Outburst? Facepalm.

To be completely honest, I didn’t realize I was feeling hypomanic today until writing that last post.

The last few days have been a weird cluster of emotions, and last night I had an outburst.

I would say outbursts are the number one most embarrassing thing that happens to me. I’ve reached the point now where crying really isn’t that big of a deal, and after my emergency room visit that partially involved a massive panic attack, well I don’t think a panic attack could embarrass me much more than what has already gone down.

Thankfully these outbursts don’t happen very often, maybe 3 or 4 times in the last 6 months, but that isn’t much consolation for what usually happens.

Words come out of my mouth, usually words that I am planning on just thinking. The wires get crossed in there or something, and instead I (often) shout something entirely rude and inappropriate. Afterward not only is the person on the receiving end entirely confused, but I am as well. No amount of apologizing seems to be able to diffuse the situation, and in conclusion, I feel like an ass.

Last night all I did was shout one, singular word. “No!” Great, way to feel like a two year old.

I’m meeting with my therapist today, I’m going to ask her about it.

5 responses to “Outburst? Facepalm.

  1. I often think things and then worry that I said them out loud. It’s only actually happened once, that I know of. I blurted out the rude thing that I was thinking and then paused. The other person and I just looked at each other a second and I realized what I’d done. Then I said, “Did I say that out loud?! Oh God!” Not a good conversation.

    I’m really more likely to have diarrhea of the mouth, where I get to talking about some stupid topic that I, at that moment, think is AMAZING. I’ll just go on and on, and if you try to talk I’ll enthusiastically interrupt you, because I’m talking! And excited! And talking! And everyone gets uncomfortable except me. Afterwards I feel shame and sadness and want to never leave the house again. I am socially awkward all on my own. Bipolar, I don’t need your help!

  2. Well according to my therapist, having the occasional blurting out of something you intended to think is normal. Something about a specific part (frontal cortex I believe) of our brain taking a while to mature (which is one of the reasons why teenagers are constantly blurting out loads of crap), and sometimes it shuts itself down (with too much stress, lack of food, pretty much a million reasons).

    I hate the situations you’re referring to though as well, because when it happens to me I usually become aware halfway through that it is happening but I can’t stop… all I can do is watch the perplexed (and somewhat annoyed) faces of the people around me until I run out of words. Such is life I guess!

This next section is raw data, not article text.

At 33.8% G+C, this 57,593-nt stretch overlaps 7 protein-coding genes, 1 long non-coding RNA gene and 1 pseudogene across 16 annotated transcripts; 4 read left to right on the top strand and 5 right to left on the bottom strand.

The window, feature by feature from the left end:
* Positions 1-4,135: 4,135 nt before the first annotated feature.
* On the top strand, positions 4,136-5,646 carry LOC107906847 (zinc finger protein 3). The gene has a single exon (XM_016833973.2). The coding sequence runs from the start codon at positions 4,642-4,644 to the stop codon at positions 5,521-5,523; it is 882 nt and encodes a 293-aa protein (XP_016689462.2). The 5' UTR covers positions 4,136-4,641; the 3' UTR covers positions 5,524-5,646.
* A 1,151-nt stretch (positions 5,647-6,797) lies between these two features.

3. Is the comment intended for the recipient? If so, I do that pretty frequently. I call it, “Mouth Diarrhea”. I’ll be thinking something darker, along the lines of what I’m actually saying, and it will slip into regular conversation. Or sometimes, I just can’t stop myself from shouting at someone. Like I did pretty recently. Oops.

    What did your therapist have to say?

    • I’ve got some of the reply from my therapist in the reply to the comment above, but your comment about shouting (in particular) reminded me that this reaction can also be coupled with Post Traumatic Stress Disorder.

      I know that in the first week or two after my own PTSD incident (or one of them anyway) I was talking on the phone with my mother and walking down the street when, for no apparent reason, I began screaming at some kids on skateboards that were skating past me. My mother was probably just as alarmed as the kids were, but it was as if I had no control over my reaction.

      It still happens sometimes when people startle me or lunge at me (which is a surprisingly frequent tactic used by signature collectors on the streets in Seattle to get people’s attention) and I’m constantly trying not to yell at these folks. The city has tried to “outlaw” the behavior, but it hasn’t made much of a difference unfortunately.

      • I typically only do it now when it involves my son. I was crossing the street a couple of months ago in the rain, with my son in my arms. I live on a pretty busy road, but it was the middle of a Saturday afternoon. This girl, and when I say girl, I mean probably between 17 and 20, didn’t even try to brake while I was plainly in the street. Thankfully, I was vigilant and jumped to safety.

        I was hardly provoked. She, or one of her hood rat friends, screamed something out the window. I turned, my 40-some-pound son in my arms, and I freaked out. I screamed something along the lines of, “Come back here and I’ll kick your…” You get the idea. Truth is, I was read to fight. If she had stopped the vehicle, I’m not sure that I wouldn’t have attempted to take a swing at her.

        My husband, always the devil’s advocate, encouraged this response! I ranted on and on about the likes of her. He basically told me that if she would have stopped, he would’ve had my back! Comforting at the time, but kind of scary now that I examine it. He is typically my voice of reason. Most of the time, he is looking to keep me out of trouble when I go into a fit!

        It probably was a PTSD kind of thing, now that you mention it. I was hit on the same street a week before my 11th birthday. I have saved a couple of kids from getting hit on the same street, thankfully without being struck again. And, I know I could do it again with my own son. But, I guess even the hint that it could happen to anyone I cared about was enough to drive me over the edge.

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